Crimes and Misdemeanors (1989) is one of Woody Allen‘s best films, a thriller in which, as the film critic Roger Ebert wrote, the suspense is not about what will happen to people, but what decisions they will make.  The film consists of two stories, which meet only at the end.  In the first, a drama, a successful opthalmologist played by Martin Landau lives a charmed life:  he has financial success, a beautiful family, a happy marriage, and the esteem of his community.   He chooses to have an affair with a flight attendant, (Anjelica Huston) and when he decides to break off the affair, she becomes furious, threatening every good thing in his life.  He seeks advice about what to do:  from a patient who is a rabbi, and from his brother, a ne’er-do-well with Mob connections.  Each offers him his best suggestion, but the doctor has to choose.    In a parallel story, a comedy, a documentary filmmaker accepts a job making a film about his brother-in-law, a successful Hollywood producer (Alan Alda), in order to raise money for a film he is making about a philosopher.  The filmmaker is in a failing marriage, and he becomes infatuated with the associate producer, played by Mia Farrow.  He chooses to try to initiate an affair with her.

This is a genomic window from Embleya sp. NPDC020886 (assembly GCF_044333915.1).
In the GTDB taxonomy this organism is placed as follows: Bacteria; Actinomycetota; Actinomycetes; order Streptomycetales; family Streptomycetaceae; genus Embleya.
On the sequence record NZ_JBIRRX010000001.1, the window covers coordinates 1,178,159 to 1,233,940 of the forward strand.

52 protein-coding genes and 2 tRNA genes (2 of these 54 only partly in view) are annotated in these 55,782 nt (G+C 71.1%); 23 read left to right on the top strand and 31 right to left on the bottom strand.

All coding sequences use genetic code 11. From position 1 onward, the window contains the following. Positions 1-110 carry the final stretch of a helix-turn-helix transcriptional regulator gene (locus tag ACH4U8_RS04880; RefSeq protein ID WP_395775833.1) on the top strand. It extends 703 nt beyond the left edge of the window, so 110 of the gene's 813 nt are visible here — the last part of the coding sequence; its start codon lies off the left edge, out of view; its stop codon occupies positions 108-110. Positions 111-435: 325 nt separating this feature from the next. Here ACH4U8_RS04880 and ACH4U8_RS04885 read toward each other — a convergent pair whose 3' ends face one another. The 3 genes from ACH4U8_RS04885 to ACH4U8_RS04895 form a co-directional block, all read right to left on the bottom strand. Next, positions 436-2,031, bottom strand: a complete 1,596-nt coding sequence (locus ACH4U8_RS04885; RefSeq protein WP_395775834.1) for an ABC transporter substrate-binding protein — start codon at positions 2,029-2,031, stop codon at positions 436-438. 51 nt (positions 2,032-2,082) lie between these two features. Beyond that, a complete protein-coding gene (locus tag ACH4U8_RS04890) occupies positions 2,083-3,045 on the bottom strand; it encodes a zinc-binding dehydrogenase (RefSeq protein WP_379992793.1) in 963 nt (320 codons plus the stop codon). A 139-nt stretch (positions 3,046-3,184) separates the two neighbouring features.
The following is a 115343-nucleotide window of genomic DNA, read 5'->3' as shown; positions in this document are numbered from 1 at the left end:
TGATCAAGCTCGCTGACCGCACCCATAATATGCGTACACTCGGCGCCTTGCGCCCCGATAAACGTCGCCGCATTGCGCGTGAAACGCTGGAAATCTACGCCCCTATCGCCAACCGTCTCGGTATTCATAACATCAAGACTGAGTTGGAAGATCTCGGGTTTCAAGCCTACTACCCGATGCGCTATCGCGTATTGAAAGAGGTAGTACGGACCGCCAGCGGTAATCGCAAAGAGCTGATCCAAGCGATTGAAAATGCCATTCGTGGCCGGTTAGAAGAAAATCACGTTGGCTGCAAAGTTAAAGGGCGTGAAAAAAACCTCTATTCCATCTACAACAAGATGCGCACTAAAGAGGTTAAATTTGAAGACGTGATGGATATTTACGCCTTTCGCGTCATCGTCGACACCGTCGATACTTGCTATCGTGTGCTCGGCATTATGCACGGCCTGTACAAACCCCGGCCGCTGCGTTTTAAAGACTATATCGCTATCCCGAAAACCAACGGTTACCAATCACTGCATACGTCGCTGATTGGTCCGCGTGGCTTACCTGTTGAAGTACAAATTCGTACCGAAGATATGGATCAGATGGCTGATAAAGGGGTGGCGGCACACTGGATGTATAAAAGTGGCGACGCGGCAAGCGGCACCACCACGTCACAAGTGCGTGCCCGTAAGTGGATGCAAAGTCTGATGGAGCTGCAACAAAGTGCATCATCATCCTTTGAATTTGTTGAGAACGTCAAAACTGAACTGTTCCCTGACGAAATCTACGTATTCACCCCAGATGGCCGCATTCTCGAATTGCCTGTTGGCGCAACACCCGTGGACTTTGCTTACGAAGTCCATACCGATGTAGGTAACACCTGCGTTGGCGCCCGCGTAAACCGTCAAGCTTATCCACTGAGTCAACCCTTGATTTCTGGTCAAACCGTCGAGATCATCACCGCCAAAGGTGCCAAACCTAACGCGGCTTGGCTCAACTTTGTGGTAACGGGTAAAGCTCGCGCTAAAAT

All the decisions of all the characters are played out by the end of the film.  We are left to consider the nature of good and of evil, of faith and skepticism, of love and hate.

Commentary

(NOTE:  there are spoilers in the commentary and questions.  Stop here if you do not want to know what choices the men make.) If I were to interview Woody Allen myself, there is one question I would love to ask him:  Did he write Crimes and Misdemeanors with Psalm 94 consciously in mind?  The question in this film is precisely that of the Psalmist when he asks, in Psalms 94:3 “How long will the wicked, Adonai, how long will the wicked be jubilant?”  I might be inclined to say no, this is just the eternal cry against the unjustness of life, except for verse 7, which says: “They say, ‘Adonai does not see; the God of Jacob pays no heed.'”  Again and again in the movie, the murdering opthalmologist quotes his father, who said, “God sees everything.”  And yet, by the end of the film, despite that, nothing bad has happened to the murderer.  Apparently there there will be no divine retribution for the sin of killing an inconvenient lover.

Allen’s vision of the world is utterly bleak.  He sees the bad guys getting away with their crimes, and the better man getting nothing.  However, the better man isn’t without his own sins:  he is simply an ineffectual bad guy.  As for the man of faith, the only truly good man in the film, he goes blind.

Questions

This is a great Jewish film because it engages with serious Jewish questions:  why be righteous?  What is the meaning of law?  Who sees most clearly, the blind rabbi or the guy who insists on “seeing the world as it really is”?  Is faith valuable, or is it merely self-deception?  Does faith make us stronger, or weaker?  What is Woody Allen saying in answer to these questions?  Do you agree or disagree with him?

Many of the characters in the film have an immature approach to faith; they go to childhood memories for their ideas about God.   The two exceptions — adults with mature approaches to faith —  are the philosopher and the rabbi, neither of which is a fully drawn character.  One of them dies a suicide, the other loses his eyesight.   What effect does this have on the discussion of the questions in the film?